Data is an incredibly versatile asset for developers. With it, you can build customized user experiences, power effective business, marketing, and sales systems, and help teams better understand how their users and prospects engage with your brand. However, with great power comes great responsibility; strict regulations like GDPR and the California Consumer Privacy Act (CCPA) now govern the collection, storage, and use of personal data. And there is a growing patchwork of new laws and regulations coming out of legislatures everywhere, from Massachusetts to India. For developers, improving privacy requires new tools and skillsets.
While (most) developers aren’t lawyers or data architects, a baseline understanding of privacy compliance concepts allows you to create meaningful products in a compliance-regulated world. That doesn’t mean that every front end developer needs a deep understanding of privacy compliance. And is an excellent asset for developers who are working on projects and participating in discussions where customer data is collected and processed within the organization.
The better developers understand the fundamental legal, operational, and architectural requirements, the better you’ll be able to work effectively with other key stakeholders, including sales, marketing operations, legal, and data privacy officers.
Privacy compliance includes many elements. The General Data Protection Regulation (GDPR) alone is over 88 pages long. However, for developers, we break privacy into three key areas:
One of your first tasks is to evaluate data entry points or data sources. If data is only coming in from one place (e.g., website clicks or social media engagement), then the data should be in the same format and easier to locate.
However, companies acquire data through a variety of channels, including emails, web forms, social, virtual, and in-person events. Other sources include mobile apps, phone calls, paper forms, or even video. Marketing departments may also purchase and import lists. Each of these data sources may have different data collection requirements and policies for both information input by the user and other details collected programmatically by the application. And this varies with the data subject’s location.
Permission is the result of evaluating consent to determine if, at that moment, you may use personal information for the intended purpose. For example, you purchased a widget from acme.com and authorized them to contact you about this product. Two different groups now want to contact you. Marketing has a new product offering they want to promote, but your consent only covers your previous purchase. So, in this case, marketing does not have permission to contact you. Customer Support has a service bulletin for your product. Because a clause in purchase agreement granted consent, customer support has permission to use your personal information to contact you.
Rights entitle digital citizens or “contacts” to specific actions with their data back by force of law. For example: the right to access, view, add incomplete or modify incorrect data, or request removal of their data. Let’s dive a little deeper with rights using a specific example: The Right to Be Forgotten
The Right to Be Forgotten (RTBF). As one of the most important and wide-reaching elements of GDPR, it is an excellent compliance use case. RTBF covers the complete erasure of a user’s data and any backups of that data that may exist. But what does it mean?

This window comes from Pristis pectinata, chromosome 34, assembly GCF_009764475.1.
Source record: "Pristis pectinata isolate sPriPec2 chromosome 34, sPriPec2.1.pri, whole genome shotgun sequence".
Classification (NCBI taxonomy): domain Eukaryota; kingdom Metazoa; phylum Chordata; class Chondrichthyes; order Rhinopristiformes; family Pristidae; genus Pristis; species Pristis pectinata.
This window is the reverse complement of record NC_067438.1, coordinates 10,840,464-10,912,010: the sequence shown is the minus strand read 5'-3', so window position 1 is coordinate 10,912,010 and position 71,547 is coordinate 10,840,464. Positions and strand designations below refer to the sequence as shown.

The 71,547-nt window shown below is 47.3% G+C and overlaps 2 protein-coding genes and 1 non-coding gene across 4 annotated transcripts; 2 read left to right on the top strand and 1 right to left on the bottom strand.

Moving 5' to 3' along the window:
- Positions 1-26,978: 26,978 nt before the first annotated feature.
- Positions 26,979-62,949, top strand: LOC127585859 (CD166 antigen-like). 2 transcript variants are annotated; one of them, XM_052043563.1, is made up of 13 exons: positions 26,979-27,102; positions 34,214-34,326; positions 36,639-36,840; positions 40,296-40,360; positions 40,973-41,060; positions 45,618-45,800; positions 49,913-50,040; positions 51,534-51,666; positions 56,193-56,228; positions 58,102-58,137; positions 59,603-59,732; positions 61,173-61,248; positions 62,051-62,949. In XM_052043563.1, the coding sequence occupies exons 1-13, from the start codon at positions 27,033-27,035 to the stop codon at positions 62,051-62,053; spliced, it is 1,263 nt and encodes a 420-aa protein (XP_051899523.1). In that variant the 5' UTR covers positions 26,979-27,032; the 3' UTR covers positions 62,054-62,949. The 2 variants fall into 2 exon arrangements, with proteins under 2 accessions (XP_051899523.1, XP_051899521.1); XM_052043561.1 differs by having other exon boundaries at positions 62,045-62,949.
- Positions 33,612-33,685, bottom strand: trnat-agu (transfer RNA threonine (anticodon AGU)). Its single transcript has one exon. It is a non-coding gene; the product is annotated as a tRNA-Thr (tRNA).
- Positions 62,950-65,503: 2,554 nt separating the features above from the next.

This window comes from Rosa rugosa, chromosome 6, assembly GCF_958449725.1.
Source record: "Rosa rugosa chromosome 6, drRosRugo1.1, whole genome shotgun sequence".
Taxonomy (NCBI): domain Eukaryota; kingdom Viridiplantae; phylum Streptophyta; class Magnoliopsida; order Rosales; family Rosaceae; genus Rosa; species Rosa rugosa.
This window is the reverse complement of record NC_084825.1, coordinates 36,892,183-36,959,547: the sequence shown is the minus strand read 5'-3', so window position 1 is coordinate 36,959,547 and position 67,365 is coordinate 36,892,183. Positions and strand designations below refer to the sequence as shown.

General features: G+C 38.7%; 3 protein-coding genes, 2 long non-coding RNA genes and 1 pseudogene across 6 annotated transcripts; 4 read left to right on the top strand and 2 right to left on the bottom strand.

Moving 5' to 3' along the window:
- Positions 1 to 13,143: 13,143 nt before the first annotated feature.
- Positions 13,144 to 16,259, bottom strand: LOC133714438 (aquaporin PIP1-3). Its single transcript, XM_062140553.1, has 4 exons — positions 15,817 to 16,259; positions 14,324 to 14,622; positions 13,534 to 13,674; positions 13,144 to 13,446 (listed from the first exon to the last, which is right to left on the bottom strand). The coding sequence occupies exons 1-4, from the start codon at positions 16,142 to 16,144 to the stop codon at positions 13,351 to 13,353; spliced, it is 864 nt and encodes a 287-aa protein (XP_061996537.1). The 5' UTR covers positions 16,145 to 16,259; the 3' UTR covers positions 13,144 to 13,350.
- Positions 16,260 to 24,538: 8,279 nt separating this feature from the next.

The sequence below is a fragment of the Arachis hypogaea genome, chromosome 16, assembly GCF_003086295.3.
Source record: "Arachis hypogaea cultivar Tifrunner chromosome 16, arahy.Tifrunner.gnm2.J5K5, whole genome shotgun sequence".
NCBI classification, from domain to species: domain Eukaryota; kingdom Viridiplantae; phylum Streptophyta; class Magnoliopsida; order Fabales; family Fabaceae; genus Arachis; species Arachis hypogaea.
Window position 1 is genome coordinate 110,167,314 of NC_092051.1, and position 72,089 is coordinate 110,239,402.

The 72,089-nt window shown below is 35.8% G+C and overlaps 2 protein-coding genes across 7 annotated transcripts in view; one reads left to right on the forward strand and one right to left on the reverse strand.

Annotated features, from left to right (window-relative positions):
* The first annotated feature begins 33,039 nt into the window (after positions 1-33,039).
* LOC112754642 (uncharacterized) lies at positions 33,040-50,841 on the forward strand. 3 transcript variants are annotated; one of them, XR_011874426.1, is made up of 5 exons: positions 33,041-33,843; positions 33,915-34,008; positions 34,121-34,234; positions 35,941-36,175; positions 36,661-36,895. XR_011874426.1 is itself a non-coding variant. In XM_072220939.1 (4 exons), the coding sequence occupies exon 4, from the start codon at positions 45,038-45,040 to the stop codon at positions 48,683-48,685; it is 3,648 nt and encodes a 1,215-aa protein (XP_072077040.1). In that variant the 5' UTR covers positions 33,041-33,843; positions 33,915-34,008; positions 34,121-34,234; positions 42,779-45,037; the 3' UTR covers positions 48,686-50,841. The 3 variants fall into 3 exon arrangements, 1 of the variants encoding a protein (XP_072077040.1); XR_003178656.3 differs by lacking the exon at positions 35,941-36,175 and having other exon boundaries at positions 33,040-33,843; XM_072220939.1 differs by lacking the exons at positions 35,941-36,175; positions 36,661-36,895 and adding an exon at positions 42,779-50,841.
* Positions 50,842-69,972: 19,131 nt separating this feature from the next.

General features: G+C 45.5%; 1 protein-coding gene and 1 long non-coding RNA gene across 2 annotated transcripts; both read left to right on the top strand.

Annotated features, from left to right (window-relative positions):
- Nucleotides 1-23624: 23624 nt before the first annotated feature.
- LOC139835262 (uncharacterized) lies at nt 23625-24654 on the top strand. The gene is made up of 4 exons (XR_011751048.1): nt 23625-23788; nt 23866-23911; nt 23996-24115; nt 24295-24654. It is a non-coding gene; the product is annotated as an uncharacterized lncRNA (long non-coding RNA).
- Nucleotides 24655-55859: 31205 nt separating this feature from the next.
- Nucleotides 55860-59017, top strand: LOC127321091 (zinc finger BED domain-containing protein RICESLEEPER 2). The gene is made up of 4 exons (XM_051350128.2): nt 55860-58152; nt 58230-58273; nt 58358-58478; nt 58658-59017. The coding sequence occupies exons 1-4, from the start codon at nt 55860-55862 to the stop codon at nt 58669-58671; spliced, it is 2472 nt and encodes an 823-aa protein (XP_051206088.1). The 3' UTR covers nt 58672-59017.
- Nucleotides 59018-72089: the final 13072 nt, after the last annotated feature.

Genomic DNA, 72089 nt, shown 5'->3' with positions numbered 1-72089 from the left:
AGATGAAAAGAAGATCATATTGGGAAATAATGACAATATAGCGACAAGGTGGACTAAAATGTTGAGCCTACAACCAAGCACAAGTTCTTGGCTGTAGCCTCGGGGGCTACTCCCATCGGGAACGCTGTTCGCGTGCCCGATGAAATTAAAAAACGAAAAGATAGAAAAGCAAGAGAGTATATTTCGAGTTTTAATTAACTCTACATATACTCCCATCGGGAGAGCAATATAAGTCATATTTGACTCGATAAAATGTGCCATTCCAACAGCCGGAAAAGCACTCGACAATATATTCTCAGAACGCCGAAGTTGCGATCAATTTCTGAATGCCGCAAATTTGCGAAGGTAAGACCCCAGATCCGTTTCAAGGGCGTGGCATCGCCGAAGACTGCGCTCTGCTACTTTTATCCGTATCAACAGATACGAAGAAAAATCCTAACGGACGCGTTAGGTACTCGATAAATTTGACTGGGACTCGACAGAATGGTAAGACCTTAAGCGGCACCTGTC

In simple terms, RTBF requires companies to completely erase a users’ data from all systems upon request from the user or legal authority. Deleting contact information may seem straightforward if user data enters the system through one entry point and is stored in one central database. But if the data exists across multiple systems, it gets complicated quickly.
For example, if social media data is stored on a marketing platform and copied into a sales platform and duplicated into backups on a separate server, that’s already three different copies of the same information that requires removal. Once the data is replicated or protected via backup systems, tracking down every copy could prove time-consuming and inefficient if not properly planned.
Additionally, if access permissions enable anyone within an organization to download user data into spreadsheets, that creates a severe breach of the RTBF unless you can delete every local file. Of course, a developer can’t keep track of locally stored data, which is part of why admin permissions controlling data access are so critical. Developers must limit data access permissions and retain robust documentation regarding storage practices and policies to comply with RTBF requests.
Each time a person submits information using an online form, you must store details about the activity to demonstrate compliance. The same is true if an employee uploads a file or if data enters through an integration. You must maintain a complete history for each activity along with any previously stored activities.
For auditing purposes, both internal and external, the developer is never allowed to modify the activity history for any reason. It is a permanent, immutable record of a user’s data flowing into your company’s applications and processes, and is used to calculate permissions after applying applicable laws and policies.
The activity history also includes details on any rights requests, their frequency, and information changes.
Managing these three critical areas of privacy compliance may seem daunting, if not an impossible task if you’re building something from scratch. 4Comply is an API service that allows developers to add privacy compliance capabilities to any application or process quickly.